This isn't going to be over 45 days from now. This will be settled next year sometime. The company wants to completely revamp their factories. That's in all ways--not just the manufacturing process, but who works there and what the working conditions are.

What happens to us is important. I don't know what kind of job you do, but whatever you're doing, what happened in 1983 affects what happens to you today. Because if you're in a job that has an entry-level wage, and you have these steps that go up, that happened because the machinists in 1983 accepted that.

If they take away the medical and the pensions [at Boeing], they will take it away from the teachers. Boeing sets the trend for everybody else. That's why it is so important.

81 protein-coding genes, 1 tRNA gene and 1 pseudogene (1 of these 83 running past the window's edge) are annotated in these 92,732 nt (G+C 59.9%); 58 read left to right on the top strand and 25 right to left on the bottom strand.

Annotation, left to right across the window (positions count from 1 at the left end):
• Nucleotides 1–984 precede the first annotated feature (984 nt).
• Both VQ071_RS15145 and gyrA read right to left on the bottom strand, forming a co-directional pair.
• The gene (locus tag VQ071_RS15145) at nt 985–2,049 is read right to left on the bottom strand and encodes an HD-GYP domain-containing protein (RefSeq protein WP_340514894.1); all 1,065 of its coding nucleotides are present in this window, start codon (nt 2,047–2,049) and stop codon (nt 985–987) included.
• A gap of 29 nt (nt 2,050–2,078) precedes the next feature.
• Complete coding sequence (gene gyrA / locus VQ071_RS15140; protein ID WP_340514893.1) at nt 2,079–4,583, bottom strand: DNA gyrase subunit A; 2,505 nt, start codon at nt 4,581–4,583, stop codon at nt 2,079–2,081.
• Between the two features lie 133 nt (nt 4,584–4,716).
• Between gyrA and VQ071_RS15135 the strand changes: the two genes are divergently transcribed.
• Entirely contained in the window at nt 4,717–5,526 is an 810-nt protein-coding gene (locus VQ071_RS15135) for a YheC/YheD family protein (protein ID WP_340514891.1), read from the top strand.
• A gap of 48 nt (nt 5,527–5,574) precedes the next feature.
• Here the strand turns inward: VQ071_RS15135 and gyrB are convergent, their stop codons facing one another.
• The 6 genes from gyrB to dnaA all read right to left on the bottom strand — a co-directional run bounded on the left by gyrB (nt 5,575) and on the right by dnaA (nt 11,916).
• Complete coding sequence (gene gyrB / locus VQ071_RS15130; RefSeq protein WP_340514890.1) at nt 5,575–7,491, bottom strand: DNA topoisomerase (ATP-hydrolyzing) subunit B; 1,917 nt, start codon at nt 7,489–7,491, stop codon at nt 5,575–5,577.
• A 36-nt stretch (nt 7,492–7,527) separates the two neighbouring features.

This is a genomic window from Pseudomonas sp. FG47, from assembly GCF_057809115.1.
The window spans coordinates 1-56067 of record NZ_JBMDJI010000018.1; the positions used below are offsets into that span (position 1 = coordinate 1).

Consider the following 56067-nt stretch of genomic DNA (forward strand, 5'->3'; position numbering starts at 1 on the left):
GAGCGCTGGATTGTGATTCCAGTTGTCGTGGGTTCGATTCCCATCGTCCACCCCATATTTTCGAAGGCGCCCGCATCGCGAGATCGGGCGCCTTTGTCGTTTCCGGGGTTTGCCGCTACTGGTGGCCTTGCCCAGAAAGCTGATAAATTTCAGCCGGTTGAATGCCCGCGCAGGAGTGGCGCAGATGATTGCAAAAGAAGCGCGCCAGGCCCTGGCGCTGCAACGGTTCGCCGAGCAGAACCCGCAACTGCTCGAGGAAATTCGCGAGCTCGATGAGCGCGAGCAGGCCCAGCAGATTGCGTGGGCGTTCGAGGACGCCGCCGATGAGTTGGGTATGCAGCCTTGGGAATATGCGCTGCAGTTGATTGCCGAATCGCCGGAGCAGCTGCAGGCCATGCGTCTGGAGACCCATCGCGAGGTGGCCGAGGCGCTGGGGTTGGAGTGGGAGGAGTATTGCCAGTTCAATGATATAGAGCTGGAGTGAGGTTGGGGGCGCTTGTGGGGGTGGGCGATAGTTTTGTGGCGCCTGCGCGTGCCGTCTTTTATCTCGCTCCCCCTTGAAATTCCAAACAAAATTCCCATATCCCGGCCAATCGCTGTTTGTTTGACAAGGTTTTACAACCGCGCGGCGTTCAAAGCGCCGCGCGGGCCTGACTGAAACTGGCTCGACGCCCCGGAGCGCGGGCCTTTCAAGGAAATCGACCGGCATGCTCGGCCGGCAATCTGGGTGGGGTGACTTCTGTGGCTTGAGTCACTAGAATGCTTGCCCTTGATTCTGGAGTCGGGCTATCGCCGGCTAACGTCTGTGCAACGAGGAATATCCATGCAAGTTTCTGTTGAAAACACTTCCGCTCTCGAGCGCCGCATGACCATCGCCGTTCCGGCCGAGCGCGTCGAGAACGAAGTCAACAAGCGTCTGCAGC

Don: This strike is about our membership. The number of rallies at work was unprecedented--and the level of involvement. The cooperation among the stewards and dissidents took everybody coming together at work prior to the strike to pull the membership together.

So that's where my focus is--having barbecues, anything to keep people together, to keep people solid, and to let them know that what they're fighting for is really worthwhile.

I feel like when we went on strike, I got my dignity back. The day that I walked out, I had already won. If we would have not walked out, the union would have been over--or would have continued on a downward slide.

Somehow, we've got to turn America around. Maybe Boeing could be an icon--if we can keep the members together, we can bring some hope to other unions and the working class of America.

Kate Johnson, Mike Carlson and Brooke Winter contributed to this feature.